Bringing the Luang Cave Rescue Op Down to Earth

An image taken from video provided by the Thai Navy Seal on July 3 shows that Thai boys are with Navy SEALs inside the cave, Mae Sai, northern Thailand. Photo: Thai Navy Seal

Re•tention: Pravit Rojanaphruk

The search for the 13 missing inside the flooded Luang Nang Non cave complex in Chiang Rai has united Thais in a common desire to see them safely returned home.

Officers, officials, volunteers (yes, even Thai massage volunteers), as well as foreign volunteers and soldiers have flooded the site and worked tirelessly.

Now that British divers located the 13 on Monday night – 10 days after they went missing – the search has turned into a mission to evacuate them safely.


The mission was ongoing as of press time, with authorities not ruling out that it could take weeks before these souls emerged safely from the cave. Many Thais have proved that they can be united in a common concern for the 13, despite society being deeply divided by politics over a decade that has seen two military coups.

The fact that the 13 have no apparent political affiliation – 12 out of the 13 are boys aged 11 to 16 – helps everyone overlook politics. This despite some bending on finding all faults, real or imagined, with the military regime as it carries out the search-and-rescue mission.

These people can’t put aside their deep resentment against the military regime even in times of crisis – and it reminds us how the deep political polarization would be harder to heal than the arduous task of searching for the missing 13.

On the other spectrum are Thais who fully support the regime and its rescue efforts – and who cannot stand any criticism. These people believe there should be no voices of criticism against rescue efforts. These people may have good intentions, but in the end restrict the diversity of views that needs to be safeguarded even in times of crisis.

For those who take pride in how national unity enables massive search efforts to succeed, they should remember that, in the end, it was volunteer British divers who found the boys and that at least eight nations – United Kingdom, the United States, Australia, Japan, China, Israel and neighboring Laos and Myanmar – descended to offer help in various forms.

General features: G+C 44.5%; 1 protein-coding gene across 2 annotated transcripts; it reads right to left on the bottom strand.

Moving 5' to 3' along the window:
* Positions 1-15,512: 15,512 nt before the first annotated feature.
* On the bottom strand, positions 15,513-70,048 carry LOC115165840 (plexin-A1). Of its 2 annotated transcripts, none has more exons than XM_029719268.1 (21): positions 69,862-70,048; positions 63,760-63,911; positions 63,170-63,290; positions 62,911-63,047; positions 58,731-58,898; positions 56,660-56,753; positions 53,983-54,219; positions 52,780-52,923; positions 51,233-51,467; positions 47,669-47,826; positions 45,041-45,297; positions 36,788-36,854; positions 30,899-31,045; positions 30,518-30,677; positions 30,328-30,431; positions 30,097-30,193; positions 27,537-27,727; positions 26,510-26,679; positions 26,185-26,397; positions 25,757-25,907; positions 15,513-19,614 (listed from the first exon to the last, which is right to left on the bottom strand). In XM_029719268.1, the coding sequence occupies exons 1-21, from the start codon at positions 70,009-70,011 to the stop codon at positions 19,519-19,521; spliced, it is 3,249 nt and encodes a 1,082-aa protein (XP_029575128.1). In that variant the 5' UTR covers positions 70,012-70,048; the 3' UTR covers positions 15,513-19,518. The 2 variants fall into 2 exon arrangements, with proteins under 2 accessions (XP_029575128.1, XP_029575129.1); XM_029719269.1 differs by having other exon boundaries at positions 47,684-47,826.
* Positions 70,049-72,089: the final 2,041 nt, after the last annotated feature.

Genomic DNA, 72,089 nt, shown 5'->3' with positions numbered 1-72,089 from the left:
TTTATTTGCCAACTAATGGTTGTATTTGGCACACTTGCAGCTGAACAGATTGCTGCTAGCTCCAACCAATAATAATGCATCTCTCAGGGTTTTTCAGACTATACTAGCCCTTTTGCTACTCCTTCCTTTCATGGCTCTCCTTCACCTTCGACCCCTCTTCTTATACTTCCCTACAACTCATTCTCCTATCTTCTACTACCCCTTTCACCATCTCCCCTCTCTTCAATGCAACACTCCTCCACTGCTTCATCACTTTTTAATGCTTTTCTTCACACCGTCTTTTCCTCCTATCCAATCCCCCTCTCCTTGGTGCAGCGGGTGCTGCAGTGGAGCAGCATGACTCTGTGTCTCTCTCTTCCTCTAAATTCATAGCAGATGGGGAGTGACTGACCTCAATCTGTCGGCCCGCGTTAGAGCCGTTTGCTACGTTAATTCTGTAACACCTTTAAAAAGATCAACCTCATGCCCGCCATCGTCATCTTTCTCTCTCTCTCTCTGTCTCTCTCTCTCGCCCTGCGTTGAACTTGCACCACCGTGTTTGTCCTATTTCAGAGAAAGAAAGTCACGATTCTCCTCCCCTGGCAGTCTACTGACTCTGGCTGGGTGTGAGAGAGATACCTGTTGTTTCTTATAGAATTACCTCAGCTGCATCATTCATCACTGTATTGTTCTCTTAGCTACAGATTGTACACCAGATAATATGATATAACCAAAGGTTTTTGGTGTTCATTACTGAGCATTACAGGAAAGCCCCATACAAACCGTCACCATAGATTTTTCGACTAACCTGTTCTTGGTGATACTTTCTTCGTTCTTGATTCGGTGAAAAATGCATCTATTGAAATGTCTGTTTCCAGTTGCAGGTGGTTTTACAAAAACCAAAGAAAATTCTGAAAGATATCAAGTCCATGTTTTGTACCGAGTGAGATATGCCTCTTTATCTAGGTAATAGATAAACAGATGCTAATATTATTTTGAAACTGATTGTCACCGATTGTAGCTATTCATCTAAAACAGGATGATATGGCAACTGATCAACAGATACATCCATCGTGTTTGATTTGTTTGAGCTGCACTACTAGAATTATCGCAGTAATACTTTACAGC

Foreign governments as well as foreign volunteers acting have proven once again that the true spirit of humanitarianism is borderless and that Thais should be very grateful to them, more humble and cling less to petty national glorification.

Both Thais and foreigners who worked hard to search for, and now try to rescue the 13 are the real heroes – not the 13 themselves, as some may want to believe. Ex-SEAL officer Petty Officer 1st Class Saman Kunan sacrificed his life when he died on Friday, the 13th day of the search-and-rescue mission after diving inside the long and treacherous cave for many hours to deliver more oxygen tanks to the trapped 13.

He is a real hero and his life would not have been needlessly taken away if the 13 have exercised more caution before deciding to enter the cave.

In an era where news is packaged as a reality show, it is easy to mistake the 13 as heroes, however. The trapped teenage boys are victims at best – and not heroes to be showered with scholarships and other consolation gifts – lest we set a wrong example for more youth to recklessly enter a treacherous cave only to end up trapped.

On Facebook, some have questioned why these youths are being treated as heroes by the media and social media user jamboree.

Facebook user Yangyong Thiengtis mockingly wrote on Wednesday that from now on, people should just try to go missing inside a cave if they want something.


The press is partly to be blamed. They want a feel good reality show that attracts as many viewers as possible. As a result, these trapped kids were painted in a most positive light – similar to protagonists. To be fair, the fact that they endured and survived 10 days without sunlight or food was quite an amazing achievement.

At the same time, we should not want to encourage more reckless teenage adventures that lead to a costly search-and-rescue mission of which the state and the public will have to shoulder the costs every now and then.

This may diminish the fairytale-like story of the cave 13 but it’s a reality that shouldn’t be inundated by a desire for a feel-good story spun by the press and netizens.